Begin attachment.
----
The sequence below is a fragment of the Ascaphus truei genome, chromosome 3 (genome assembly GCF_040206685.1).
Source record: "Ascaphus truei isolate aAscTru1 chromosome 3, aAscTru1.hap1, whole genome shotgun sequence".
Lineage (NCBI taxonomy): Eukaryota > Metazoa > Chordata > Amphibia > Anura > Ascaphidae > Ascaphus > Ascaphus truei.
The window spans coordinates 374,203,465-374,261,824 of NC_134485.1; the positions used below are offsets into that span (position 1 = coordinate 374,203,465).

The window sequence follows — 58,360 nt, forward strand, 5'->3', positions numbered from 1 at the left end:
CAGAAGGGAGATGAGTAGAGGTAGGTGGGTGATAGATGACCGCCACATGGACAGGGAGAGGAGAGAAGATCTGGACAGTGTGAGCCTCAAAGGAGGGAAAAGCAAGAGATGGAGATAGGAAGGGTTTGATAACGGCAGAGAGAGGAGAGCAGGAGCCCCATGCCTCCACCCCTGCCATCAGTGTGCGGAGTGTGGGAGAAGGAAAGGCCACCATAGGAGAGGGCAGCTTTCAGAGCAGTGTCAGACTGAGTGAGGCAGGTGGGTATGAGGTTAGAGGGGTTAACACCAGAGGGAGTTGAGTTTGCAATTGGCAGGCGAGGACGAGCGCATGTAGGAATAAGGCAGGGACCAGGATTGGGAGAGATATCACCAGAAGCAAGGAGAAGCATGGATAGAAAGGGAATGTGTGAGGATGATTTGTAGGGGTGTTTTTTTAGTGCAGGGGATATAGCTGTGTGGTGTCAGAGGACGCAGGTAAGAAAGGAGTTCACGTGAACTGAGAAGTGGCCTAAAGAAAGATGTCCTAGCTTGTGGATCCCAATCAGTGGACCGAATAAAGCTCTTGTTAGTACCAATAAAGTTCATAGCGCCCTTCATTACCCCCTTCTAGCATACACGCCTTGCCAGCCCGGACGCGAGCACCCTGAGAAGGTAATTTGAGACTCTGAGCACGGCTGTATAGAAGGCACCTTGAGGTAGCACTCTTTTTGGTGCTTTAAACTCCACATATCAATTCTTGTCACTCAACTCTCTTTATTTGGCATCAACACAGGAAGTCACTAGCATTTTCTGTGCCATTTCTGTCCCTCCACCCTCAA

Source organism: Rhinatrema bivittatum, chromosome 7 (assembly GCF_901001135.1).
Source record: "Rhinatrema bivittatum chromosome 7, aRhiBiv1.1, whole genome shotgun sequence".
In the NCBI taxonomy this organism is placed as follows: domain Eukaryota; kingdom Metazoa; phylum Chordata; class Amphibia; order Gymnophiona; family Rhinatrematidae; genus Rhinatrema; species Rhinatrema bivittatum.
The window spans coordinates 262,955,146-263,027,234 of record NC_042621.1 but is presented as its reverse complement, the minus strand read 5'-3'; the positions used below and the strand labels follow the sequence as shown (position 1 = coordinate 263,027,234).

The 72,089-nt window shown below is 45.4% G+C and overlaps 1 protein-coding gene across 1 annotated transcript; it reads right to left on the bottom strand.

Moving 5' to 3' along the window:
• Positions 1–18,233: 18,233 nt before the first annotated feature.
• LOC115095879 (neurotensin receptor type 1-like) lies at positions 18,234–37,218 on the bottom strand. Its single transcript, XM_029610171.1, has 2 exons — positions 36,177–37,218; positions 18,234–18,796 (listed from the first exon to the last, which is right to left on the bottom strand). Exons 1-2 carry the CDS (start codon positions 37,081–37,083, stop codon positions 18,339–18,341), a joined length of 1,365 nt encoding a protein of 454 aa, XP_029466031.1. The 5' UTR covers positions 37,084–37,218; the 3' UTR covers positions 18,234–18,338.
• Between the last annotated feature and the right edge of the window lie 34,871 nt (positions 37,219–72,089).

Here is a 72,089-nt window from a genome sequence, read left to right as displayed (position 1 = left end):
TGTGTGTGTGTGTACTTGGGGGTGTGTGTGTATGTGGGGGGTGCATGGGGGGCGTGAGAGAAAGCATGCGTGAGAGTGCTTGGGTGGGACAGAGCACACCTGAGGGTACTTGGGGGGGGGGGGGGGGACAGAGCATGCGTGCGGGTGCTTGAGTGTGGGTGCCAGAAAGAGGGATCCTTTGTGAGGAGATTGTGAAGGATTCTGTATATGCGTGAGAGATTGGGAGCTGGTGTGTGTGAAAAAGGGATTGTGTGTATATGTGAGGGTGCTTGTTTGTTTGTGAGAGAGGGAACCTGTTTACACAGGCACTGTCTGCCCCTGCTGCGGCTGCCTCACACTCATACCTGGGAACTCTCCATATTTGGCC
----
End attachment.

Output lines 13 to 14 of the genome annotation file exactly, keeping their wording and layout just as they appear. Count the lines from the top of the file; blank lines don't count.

• Positions 1–18,233: 18,233 nt before the first annotated feature.
• LOC115095879 (neurotensin receptor type 1-like) lies at positions 18,234–37,218 on the bottom strand. Its single transcript, XM_029610171.1, has 2 exons — positions 36,177–37,218; positions 18,234–18,796 (listed from the first exon to the last, which is right to left on the bottom strand). Exons 1-2 carry the CDS (start codon positions 37,081–37,083, stop codon positions 18,339–18,341), a joined length of 1,365 nt encoding a protein of 454 aa, XP_029466031.1. The 5' UTR covers positions 37,084–37,218; the 3' UTR covers positions 18,234–18,338.